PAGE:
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BWW Reviews: Austin Opera's Star-Crossed Lovers Shine in ROMEO & JULIET

On Saturday night, I was treated to the most exquisite production of Austin Opera's ROMEO & JULIET. Upon taking my seat, I opened the program to the Stage Director's notes. I couldn't help but chuckle at his chosen title; "Teenagers Make Bad Choices." Indeed...and touché. And as I would quickly learn, Douglas Scholz-Carlson would prove to be a gifted director, marrying the elements of reality with the magical beauty of the story everyone knows, bound together with the late French romanticism of Gounod's lush score. As the director states in his notes, "I used to think that it was a story of idealistic youth...I think that the story is more about the adults. Teens will be teens, but the adults need to grow up and guide the children to maturity." This is a very realistic way of approaching the story. Truly, adults aren't quite the perfect creatures we all envisioned as children, and they sometimes make rash decisions in the heat of a moment. Such decisions lead us to the tragic ending of this tale.

Gounod's warlike overture begins by illustrating Shakespeare's rivalry between the two families. The chorus tells of the unavoidable tragedy: "Verona, saw of old, two rival families: The Montagues, the Capulets. From their endless wars, to both of them fatal...Shed blood on the threshold of their palaces. Like a vermilion ray shines in a stormy sky, Juliette appeared, and Roméo loved her." Mr. Scholz-Carlson's staging of the overture is gorgeous; the two young lovers magically appear, and in a moment perish before our eyes. His talent with fight choreography is equally impressive. There is nothing more depressing than seeing a beautiful production, only to have it ruined by horribly constructed fight choreography, which can unintentionally turn a fight scene into something comical. But in this production, the swordplay was not only explosive and exciting, but the director himself even stepped-in on opening night and performed, because a sword-fighting cast member was out with illness. Impressive, Sir!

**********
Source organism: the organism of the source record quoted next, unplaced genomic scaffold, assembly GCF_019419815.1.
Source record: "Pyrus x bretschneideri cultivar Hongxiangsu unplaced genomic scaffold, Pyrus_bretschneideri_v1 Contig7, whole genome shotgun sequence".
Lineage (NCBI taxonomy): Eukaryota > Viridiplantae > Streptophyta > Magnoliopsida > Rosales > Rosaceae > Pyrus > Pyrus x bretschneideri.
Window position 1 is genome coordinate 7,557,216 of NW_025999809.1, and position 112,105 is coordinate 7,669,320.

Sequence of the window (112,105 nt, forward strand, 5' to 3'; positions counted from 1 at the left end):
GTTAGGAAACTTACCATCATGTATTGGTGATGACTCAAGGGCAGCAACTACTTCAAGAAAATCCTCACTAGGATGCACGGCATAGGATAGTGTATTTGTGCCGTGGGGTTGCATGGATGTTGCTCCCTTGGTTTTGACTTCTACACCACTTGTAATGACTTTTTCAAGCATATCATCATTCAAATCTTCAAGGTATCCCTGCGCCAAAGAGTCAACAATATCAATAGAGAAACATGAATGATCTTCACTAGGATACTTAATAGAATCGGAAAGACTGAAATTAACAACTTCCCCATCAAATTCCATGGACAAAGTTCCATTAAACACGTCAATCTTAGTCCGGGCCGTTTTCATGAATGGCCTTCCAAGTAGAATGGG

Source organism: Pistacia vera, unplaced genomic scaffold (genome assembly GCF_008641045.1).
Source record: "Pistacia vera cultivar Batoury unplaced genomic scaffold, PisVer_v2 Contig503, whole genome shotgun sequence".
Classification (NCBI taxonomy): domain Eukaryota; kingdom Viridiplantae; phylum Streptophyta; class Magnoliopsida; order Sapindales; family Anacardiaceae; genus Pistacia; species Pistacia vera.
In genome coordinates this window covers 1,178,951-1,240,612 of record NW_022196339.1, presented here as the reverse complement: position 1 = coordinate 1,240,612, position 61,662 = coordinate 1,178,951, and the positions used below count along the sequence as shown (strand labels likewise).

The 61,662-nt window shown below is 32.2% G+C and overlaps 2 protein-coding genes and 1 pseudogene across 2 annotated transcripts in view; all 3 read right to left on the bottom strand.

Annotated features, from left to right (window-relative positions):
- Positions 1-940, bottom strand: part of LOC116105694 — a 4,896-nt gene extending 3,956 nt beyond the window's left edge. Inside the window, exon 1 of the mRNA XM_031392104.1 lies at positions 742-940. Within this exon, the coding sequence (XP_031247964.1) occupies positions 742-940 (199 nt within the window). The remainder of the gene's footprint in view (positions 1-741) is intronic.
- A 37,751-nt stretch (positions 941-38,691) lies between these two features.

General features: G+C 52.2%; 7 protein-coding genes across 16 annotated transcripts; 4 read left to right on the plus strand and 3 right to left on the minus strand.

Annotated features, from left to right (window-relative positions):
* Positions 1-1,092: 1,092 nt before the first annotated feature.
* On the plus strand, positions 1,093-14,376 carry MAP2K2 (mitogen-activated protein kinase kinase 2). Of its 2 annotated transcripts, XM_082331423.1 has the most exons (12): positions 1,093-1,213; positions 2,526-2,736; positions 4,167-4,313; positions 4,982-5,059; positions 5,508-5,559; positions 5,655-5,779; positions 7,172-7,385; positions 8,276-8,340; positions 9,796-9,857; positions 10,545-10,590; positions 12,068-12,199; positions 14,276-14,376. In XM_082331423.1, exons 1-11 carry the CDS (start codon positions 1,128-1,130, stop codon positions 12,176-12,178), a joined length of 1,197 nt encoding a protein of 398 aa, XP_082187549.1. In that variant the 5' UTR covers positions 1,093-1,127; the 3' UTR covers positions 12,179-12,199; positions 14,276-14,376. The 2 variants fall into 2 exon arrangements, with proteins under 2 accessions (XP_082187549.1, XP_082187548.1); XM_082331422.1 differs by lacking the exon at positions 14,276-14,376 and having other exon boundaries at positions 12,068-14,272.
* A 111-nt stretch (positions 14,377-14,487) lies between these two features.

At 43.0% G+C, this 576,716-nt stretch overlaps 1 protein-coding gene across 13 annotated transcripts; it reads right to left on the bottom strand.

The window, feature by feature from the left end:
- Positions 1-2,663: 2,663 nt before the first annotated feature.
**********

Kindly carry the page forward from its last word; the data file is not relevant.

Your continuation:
Playing the role of Juliet, soprano Joyce El-Khoury was simply incredible. Even though she was a bit covered by the orchestra at times in her initial scene, her exquisite color and powerful range were equally matched by her acting throughout the story. The soprano's young, lovely features not only "looked the part", but her authenticity within the role was incredible. There was honesty in her growth from the naïve and pure girl to the passionately determined (and ultimately doomed) bride. During her aria, "Je veux vivre", Ms. El-Khoury maintained her poise and professionalism as a medical emergency on the second floor balcony occurred (which received a quick response by AO staff) and handled the difficult passages with ease and brilliant nuance. Her most impressive moments took place during acts four and five, in which she proved her brilliant vocal power and character depth. Her passionate performance of "Amour, ranime mon courage" was breathtaking.

In the role of Romeo, tenor Stephen Costello looked exactly how one would picture the young romantic hero. Just before curtain, General Director Joseph Specter announced that Costello had agreed to sing, despite being a tad bit under the weather. Regardless, the tenor performed beautifully, only struggling with a few issues in his higher register due to the illness. The audience perhaps had a harder time connecting with his character because of a tendency to hold his gaze downward at the stage and general lack of expression. Despite this, there is no denying that there was a youthful honesty, playfulness, and genuine chemistry between the two young lovers. With Costello's Russian-ballet-star looks and El-Khoury's charismatic beauty, the two were pure magic, looking like something taken directly from a fairy tale.

Standout performances included mezzo-soprano Cindy Sadler as the Nurse Gertrude, and bass Peter Volpe as Friar Laurence. As true, seasoned professionals, every moment they are on stage, they are a pure joy to watch. They both possessed a vocal timbre and powerful resonance that is rare and hard-to-find in the world of opera today; every facet of their characters were perfectly executed...not one opportunity missed. Every facial expression, every subtlety, every moment was expertly performed.

The flawless and ever-powerful orchestra under the direction of Maestro Richard Buckley was absolutely breathtaking, and the Austin opera chorus was superb, as always. Led by Chorus Master Marc David Erck, this opera chorus is one of the finest you will experience in this part of the country, and many don't realize just how rare it is to have such a polished and professional ensemble in their region.

Without a doubt, Gounod's ROMEO & JULIET is one of Austin Opera's finest productions, and they have assembled a cast of the highest caliber. Paired with a gorgeous set, costumes and staging, this is not a production that one would want to miss. "If music be the food of love, play on."

Austin Opera's ROMEO & JULIET will be playing now through Sunday, February 1st at The Long Center at 701 W Riverside Dr, Austin, TX 78704. Performances are Saturday January 24th at 7:30PM, Thursday January 29th at 7:30PM, and Sunday February 1st at 3:00PM. Tickets are $15-$200. For tickets and information, please visit

From This Author - Michelle Hache